Transient Absorption Spectroscopy with Isolated Attosecond Pulses
- Author(s): Bell, Marie Justine
- Advisor(s): Leone, Stephen R;
- Neumark, Daniel M
- et al.
Ultrashort pulses with durations less than one femtosecond advance understanding of chemistry and physics by facilitating time-resolved measurements on the timescale of electronic motion. A very pragmatic type of experiment incorporating isolated attosecond (10&minus18 s) pulses is transient absorption measurements that utilize the broad bandwidth of attosecond pulses. In these measurements the dispersed spectrum of the isolated attosecond pulse is recorded after the attosecond pulse and a time-delayed optical pulse pass through an experimental target of interest. This thesis focuses on the development of an attosecond transient absorption spectrometer with the ultimate goal of using the spectrometer to measure atomic and molecular dynamics. Two experimental studies are presented: one focusing on the behavior of helium atoms bathed in a strong near-infrared optical field, and one focusing on measurement of the lifetimes of autoionizing states in xenon.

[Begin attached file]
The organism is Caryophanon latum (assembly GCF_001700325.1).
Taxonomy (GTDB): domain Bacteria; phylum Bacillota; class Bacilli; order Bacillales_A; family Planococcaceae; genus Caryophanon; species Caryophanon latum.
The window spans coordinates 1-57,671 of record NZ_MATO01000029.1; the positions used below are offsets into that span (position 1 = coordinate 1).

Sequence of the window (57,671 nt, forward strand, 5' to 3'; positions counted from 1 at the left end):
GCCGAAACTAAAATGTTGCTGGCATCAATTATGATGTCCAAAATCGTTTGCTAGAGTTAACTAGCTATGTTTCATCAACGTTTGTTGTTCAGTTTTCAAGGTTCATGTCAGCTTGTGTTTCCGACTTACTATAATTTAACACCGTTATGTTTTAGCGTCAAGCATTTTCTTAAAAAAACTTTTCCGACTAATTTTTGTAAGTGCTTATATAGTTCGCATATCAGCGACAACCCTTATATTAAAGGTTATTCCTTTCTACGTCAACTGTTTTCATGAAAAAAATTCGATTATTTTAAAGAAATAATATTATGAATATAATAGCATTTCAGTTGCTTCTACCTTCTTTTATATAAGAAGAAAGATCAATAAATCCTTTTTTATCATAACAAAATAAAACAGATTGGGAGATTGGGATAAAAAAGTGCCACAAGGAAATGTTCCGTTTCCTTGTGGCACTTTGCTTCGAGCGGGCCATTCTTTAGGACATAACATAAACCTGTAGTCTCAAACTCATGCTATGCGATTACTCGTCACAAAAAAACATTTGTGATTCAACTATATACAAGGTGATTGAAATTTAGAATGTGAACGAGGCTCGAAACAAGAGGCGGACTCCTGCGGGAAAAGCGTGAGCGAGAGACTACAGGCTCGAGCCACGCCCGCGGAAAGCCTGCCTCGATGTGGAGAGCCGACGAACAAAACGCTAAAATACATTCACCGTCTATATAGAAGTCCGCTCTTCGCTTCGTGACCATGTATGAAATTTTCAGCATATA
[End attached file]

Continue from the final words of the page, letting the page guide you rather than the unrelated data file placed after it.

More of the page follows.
Measurement of the absorption spectrum of atomic helium bathed in a near-infrared (780 nm) field exhibits new features when the attosecond pulse and the optical pulse are overlapped in the gas target. The features near the 1s2p transition at 21.21 eV are identified as intermediates in two-photon transitions to reach nearby s and d helium excited states that are inaccessible via one photon transitions from the 1s2 ground state of He. Initial measurements identified three intermediate states, and further experiments investigated the behavior of the states as the near infrared field intensity is increased.
Attosecond time-resolved measurement of ultrashort lifetimes of autoionizing states is also investigated. The 5s5p66p and 5s5p67p autoionizing states of xenon are visible in the extreme-ultraviolet absorption spectrum of Xe as Fano resonances. The Fano resonances are suppressed by a time-delayed near-infrared pulse and recover with a time-constant that is related to the lifetime of the state. The studies here identified key parameters for time-resolved measurements of the autoionization lifetime, including spectral resolution of the attosecond transient absorption spectrometer.